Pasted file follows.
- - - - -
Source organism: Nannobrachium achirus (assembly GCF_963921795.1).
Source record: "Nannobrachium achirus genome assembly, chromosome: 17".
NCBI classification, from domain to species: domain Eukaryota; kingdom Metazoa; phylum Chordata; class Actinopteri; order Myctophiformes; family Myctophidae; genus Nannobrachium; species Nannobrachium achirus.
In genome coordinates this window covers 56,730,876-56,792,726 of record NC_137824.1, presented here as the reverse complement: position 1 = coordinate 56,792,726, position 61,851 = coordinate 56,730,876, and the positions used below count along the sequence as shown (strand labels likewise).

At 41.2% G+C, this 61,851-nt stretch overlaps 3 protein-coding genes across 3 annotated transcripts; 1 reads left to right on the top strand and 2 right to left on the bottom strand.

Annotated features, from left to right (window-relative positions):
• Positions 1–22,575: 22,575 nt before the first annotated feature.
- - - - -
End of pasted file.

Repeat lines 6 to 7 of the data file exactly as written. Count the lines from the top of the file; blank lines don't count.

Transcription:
Annotated features, from left to right (window-relative positions):
• Positions 1–22,575: 22,575 nt before the first annotated feature.